Interest rates kept on hold amid signs that UK's economic recovery losing momentum
Interest rates have been left on hold at 0.5% for another month amid fears that the pace of recovery in the UK economy is slowing.
The Bank of England base rate has been at its current level for more than five years, with economists not expecting an increase until next summer.
Bank of England Governor Mark Carney has said interest rates will be gradual when they do come. This reflects the uncertain global outlook and signs that the UK's recovery is losing momentum, as well as the diminishing threat of inflation.
There was some better news from the UK when it emerged that manufacturing output rose 0.4% in September. But that is still slower than earlier in the year as a strong pound and eurozone stagnation chokes off export demand.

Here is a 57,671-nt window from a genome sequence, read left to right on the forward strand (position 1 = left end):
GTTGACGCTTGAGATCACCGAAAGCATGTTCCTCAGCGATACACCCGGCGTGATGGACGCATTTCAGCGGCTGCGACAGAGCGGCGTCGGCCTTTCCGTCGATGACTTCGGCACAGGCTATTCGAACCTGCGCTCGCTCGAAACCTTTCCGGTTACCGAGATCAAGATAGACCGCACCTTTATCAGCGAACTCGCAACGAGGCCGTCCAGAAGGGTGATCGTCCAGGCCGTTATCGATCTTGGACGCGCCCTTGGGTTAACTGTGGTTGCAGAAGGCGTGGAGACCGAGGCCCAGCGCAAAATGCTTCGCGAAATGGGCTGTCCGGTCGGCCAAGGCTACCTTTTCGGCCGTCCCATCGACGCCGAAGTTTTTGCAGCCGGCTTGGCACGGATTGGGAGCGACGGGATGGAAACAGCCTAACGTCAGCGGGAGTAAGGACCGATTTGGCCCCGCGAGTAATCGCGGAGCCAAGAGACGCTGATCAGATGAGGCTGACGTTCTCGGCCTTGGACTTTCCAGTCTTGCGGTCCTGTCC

Two members of the Bank's rate-setting monetary policy committee have voted for a rise since August but have been unable to persuade anyone else on the nine-member body to join them.
Details of the voting at yesterday's meeting will be published later this month.
Policymakers had access to the Bank's latest quarterly projections at this week's meeting, with these likely to show that inflation is less of a threat due to falling shop prices and oil market weakness.
Brent crude slumped as low as US$82 a barrel earlier this week, its lowest level in just over four years, due to concerns about over-supply.
City experts now predict the first rate hike will come next summer, avoiding a politically-sensitive timing clash with the general election in May.